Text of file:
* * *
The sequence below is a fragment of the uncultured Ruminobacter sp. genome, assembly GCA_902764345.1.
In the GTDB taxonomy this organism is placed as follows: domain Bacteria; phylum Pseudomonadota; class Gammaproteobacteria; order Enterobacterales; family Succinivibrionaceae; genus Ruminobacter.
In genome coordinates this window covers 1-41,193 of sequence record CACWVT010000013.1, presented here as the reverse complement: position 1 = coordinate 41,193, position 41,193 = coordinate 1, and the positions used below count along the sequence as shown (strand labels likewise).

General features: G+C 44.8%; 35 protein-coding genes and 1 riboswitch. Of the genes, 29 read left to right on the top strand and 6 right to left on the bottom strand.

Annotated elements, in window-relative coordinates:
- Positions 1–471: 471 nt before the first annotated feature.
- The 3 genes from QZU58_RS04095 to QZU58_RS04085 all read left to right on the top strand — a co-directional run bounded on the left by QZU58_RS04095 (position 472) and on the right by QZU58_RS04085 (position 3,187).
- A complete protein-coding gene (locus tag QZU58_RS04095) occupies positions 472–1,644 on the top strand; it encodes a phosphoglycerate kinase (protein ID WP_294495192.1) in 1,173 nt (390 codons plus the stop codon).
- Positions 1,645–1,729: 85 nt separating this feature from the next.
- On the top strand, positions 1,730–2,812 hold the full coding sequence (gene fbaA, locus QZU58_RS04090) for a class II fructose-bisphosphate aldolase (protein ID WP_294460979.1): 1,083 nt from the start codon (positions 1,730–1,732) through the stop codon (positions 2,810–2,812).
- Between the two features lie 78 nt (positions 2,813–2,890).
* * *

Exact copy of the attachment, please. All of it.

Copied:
The sequence below is a fragment of the uncultured Ruminobacter sp. genome, assembly GCA_902764345.1.
In the GTDB taxonomy this organism is placed as follows: domain Bacteria; phylum Pseudomonadota; class Gammaproteobacteria; order Enterobacterales; family Succinivibrionaceae; genus Ruminobacter.
In genome coordinates this window covers 1-41,193 of sequence record CACWVT010000013.1, presented here as the reverse complement: position 1 = coordinate 41,193, position 41,193 = coordinate 1, and the positions used below count along the sequence as shown (strand labels likewise).

General features: G+C 44.8%; 35 protein-coding genes and 1 riboswitch. Of the genes, 29 read left to right on the top strand and 6 right to left on the bottom strand.

Annotated elements, in window-relative coordinates:
- Positions 1–471: 471 nt before the first annotated feature.
- The 3 genes from QZU58_RS04095 to QZU58_RS04085 all read left to right on the top strand — a co-directional run bounded on the left by QZU58_RS04095 (position 472) and on the right by QZU58_RS04085 (position 3,187).
- A complete protein-coding gene (locus tag QZU58_RS04095) occupies positions 472–1,644 on the top strand; it encodes a phosphoglycerate kinase (protein ID WP_294495192.1) in 1,173 nt (390 codons plus the stop codon).
- Positions 1,645–1,729: 85 nt separating this feature from the next.
- On the top strand, positions 1,730–2,812 hold the full coding sequence (gene fbaA, locus QZU58_RS04090) for a class II fructose-bisphosphate aldolase (protein ID WP_294460979.1): 1,083 nt from the start codon (positions 1,730–1,732) through the stop codon (positions 2,810–2,812).
- Between the two features lie 78 nt (positions 2,813–2,890).